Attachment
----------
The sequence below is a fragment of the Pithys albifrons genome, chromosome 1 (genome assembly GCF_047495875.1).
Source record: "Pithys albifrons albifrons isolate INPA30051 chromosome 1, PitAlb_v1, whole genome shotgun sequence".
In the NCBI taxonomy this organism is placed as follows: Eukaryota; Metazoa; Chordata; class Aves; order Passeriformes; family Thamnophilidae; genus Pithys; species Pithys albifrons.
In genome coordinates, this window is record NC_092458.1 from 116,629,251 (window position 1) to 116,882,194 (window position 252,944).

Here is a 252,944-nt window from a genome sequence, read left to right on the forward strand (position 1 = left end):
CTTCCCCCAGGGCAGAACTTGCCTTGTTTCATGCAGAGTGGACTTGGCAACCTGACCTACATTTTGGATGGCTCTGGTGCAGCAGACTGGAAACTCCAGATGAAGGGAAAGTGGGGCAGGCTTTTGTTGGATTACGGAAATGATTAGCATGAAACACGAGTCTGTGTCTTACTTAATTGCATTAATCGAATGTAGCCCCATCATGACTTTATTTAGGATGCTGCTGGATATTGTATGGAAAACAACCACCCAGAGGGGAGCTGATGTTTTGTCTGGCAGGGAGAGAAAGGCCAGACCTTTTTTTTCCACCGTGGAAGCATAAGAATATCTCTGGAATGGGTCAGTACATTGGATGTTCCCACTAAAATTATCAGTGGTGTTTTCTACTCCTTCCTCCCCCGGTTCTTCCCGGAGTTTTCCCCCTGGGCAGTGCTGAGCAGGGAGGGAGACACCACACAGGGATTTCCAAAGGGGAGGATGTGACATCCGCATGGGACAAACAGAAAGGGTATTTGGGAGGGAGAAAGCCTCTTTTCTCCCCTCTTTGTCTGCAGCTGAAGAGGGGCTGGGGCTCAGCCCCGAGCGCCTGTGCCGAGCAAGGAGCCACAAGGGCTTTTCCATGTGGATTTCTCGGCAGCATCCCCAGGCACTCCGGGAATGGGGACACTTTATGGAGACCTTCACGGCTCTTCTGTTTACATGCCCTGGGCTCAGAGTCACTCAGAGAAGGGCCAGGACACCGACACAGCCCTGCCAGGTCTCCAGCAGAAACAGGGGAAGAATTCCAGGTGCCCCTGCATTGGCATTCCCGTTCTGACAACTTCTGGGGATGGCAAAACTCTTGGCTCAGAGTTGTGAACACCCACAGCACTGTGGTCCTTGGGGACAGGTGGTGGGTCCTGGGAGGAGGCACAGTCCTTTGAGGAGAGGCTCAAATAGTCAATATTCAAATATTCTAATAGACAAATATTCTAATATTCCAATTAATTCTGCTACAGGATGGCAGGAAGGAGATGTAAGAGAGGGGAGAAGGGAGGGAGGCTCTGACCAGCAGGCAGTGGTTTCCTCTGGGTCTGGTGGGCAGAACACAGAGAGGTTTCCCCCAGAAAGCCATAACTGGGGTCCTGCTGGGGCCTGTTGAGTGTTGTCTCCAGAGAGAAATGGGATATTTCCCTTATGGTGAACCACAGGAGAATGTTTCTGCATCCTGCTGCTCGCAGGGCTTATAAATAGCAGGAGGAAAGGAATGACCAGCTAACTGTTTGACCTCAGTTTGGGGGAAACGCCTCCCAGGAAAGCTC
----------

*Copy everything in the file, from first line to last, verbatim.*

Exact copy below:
The sequence below is a fragment of the Pithys albifrons genome, chromosome 1 (genome assembly GCF_047495875.1).
Source record: "Pithys albifrons albifrons isolate INPA30051 chromosome 1, PitAlb_v1, whole genome shotgun sequence".
In the NCBI taxonomy this organism is placed as follows: Eukaryota; Metazoa; Chordata; class Aves; order Passeriformes; family Thamnophilidae; genus Pithys; species Pithys albifrons.
In genome coordinates, this window is record NC_092458.1 from 116,629,251 (window position 1) to 116,882,194 (window position 252,944).

Here is a 252,944-nt window from a genome sequence, read left to right on the forward strand (position 1 = left end):
CTTCCCCCAGGGCAGAACTTGCCTTGTTTCATGCAGAGTGGACTTGGCAACCTGACCTACATTTTGGATGGCTCTGGTGCAGCAGACTGGAAACTCCAGATGAAGGGAAAGTGGGGCAGGCTTTTGTTGGATTACGGAAATGATTAGCATGAAACACGAGTCTGTGTCTTACTTAATTGCATTAATCGAATGTAGCCCCATCATGACTTTATTTAGGATGCTGCTGGATATTGTATGGAAAACAACCACCCAGAGGGGAGCTGATGTTTTGTCTGGCAGGGAGAGAAAGGCCAGACCTTTTTTTTCCACCGTGGAAGCATAAGAATATCTCTGGAATGGGTCAGTACATTGGATGTTCCCACTAAAATTATCAGTGGTGTTTTCTACTCCTTCCTCCCCCGGTTCTTCCCGGAGTTTTCCCCCTGGGCAGTGCTGAGCAGGGAGGGAGACACCACACAGGGATTTCCAAAGGGGAGGATGTGACATCCGCATGGGACAAACAGAAAGGGTATTTGGGAGGGAGAAAGCCTCTTTTCTCCCCTCTTTGTCTGCAGCTGAAGAGGGGCTGGGGCTCAGCCCCGAGCGCCTGTGCCGAGCAAGGAGCCACAAGGGCTTTTCCATGTGGATTTCTCGGCAGCATCCCCAGGCACTCCGGGAATGGGGACACTTTATGGAGACCTTCACGGCTCTTCTGTTTACATGCCCTGGGCTCAGAGTCACTCAGAGAAGGGCCAGGACACCGACACAGCCCTGCCAGGTCTCCAGCAGAAACAGGGGAAGAATTCCAGGTGCCCCTGCATTGGCATTCCCGTTCTGACAACTTCTGGGGATGGCAAAACTCTTGGCTCAGAGTTGTGAACACCCACAGCACTGTGGTCCTTGGGGACAGGTGGTGGGTCCTGGGAGGAGGCACAGTCCTTTGAGGAGAGGCTCAAATAGTCAATATTCAAATATTCTAATAGACAAATATTCTAATATTCCAATTAATTCTGCTACAGGATGGCAGGAAGGAGATGTAAGAGAGGGGAGAAGGGAGGGAGGCTCTGACCAGCAGGCAGTGGTTTCCTCTGGGTCTGGTGGGCAGAACACAGAGAGGTTTCCCCCAGAAAGCCATAACTGGGGTCCTGCTGGGGCCTGTTGAGTGTTGTCTCCAGAGAGAAATGGGATATTTCCCTTATGGTGAACCACAGGAGAATGTTTCTGCATCCTGCTGCTCGCAGGGCTTATAAATAGCAGGAGGAAAGGAATGACCAGCTAACTGTTTGACCTCAGTTTGGGGGAAACGCCTCCCAGGAAAGCTC